Naturally, there were plenty of giggles – who can do rubbery lips while emitting a motorbike sound without laughing first time around?
But a lot of the laughter just covered our uncertainty. Could any of us really sing? Would we be put on the spot and made to sing in front of the whole group? I’d realised we would have to be divided into tenors, altos and sopranos to sing various parts in the songs, and feared we’d need to sing solo for the decision to be made.
Mike though, knew there was safety in numbers. After what he described as a rudimentary process – taking us all through a series of notes until we found our individual comfort zones – we were grouped into the various registers. I comfortably took my place among the alto voices and Terry with the tenors.
Let’s Stay Together was our first song, and I was immediately comfortable – I knew this song! The three parts joined beautifully on the chorus with sopranos starting things off with a pleading, high “L-eeeeeeets” and the rest of us coming in for a wonderful choral sound. As we largely nailed it within an hour or so, I realised the Al Green soul classic was a great opener. It was accessible, well known and had easy notes that didn’t challenge too many voices.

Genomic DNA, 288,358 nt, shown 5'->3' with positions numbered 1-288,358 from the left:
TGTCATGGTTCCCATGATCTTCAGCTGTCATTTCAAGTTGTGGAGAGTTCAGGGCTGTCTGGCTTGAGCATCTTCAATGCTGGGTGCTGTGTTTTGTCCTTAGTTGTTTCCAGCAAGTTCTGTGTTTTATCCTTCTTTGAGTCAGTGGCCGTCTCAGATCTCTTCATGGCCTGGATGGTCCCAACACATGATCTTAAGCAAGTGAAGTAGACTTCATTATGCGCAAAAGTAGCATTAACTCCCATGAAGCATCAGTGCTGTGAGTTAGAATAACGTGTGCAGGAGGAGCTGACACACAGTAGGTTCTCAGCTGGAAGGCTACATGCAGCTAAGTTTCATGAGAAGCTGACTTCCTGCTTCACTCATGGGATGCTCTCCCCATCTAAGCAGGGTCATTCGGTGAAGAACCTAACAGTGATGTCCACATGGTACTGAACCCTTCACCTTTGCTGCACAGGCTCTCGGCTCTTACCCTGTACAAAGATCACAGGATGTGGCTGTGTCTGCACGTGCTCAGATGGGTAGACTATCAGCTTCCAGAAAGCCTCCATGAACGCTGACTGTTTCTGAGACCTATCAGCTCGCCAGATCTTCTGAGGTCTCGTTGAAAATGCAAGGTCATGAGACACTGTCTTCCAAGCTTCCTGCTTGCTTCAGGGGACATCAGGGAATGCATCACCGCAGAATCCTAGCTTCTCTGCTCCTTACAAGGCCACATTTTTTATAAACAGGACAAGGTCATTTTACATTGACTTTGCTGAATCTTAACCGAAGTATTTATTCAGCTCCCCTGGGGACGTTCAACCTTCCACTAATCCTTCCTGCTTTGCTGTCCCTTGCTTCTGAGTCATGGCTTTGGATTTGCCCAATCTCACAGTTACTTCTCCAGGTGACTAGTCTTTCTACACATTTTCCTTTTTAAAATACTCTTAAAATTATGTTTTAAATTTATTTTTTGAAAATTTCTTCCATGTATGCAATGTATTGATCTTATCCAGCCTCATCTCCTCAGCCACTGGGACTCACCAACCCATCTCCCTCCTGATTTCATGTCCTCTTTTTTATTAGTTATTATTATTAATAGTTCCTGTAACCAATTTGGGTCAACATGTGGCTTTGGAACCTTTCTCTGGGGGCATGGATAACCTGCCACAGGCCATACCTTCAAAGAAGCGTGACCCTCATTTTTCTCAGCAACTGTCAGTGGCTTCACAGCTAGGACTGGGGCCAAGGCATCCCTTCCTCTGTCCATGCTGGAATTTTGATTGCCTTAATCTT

We moved to another classic song – Many Rivers to Cross by Jimmy Cliff, and it was time for the altos to take the lead, our warm tones rounding out the first verse. We also started to dig deeper into the emotion of the song and its lyrics, Mike showing us how to alter our tone and timing to inject feeling into the song.
We finished our first session to rousing applause – our own, admittedly, but it was fuelled by sheer joy. You see most of us had never sung outside of our own bathrooms. And there, that beautiful Antiguan morning we’d sung two songs – they were far from perfect – but we’d done it.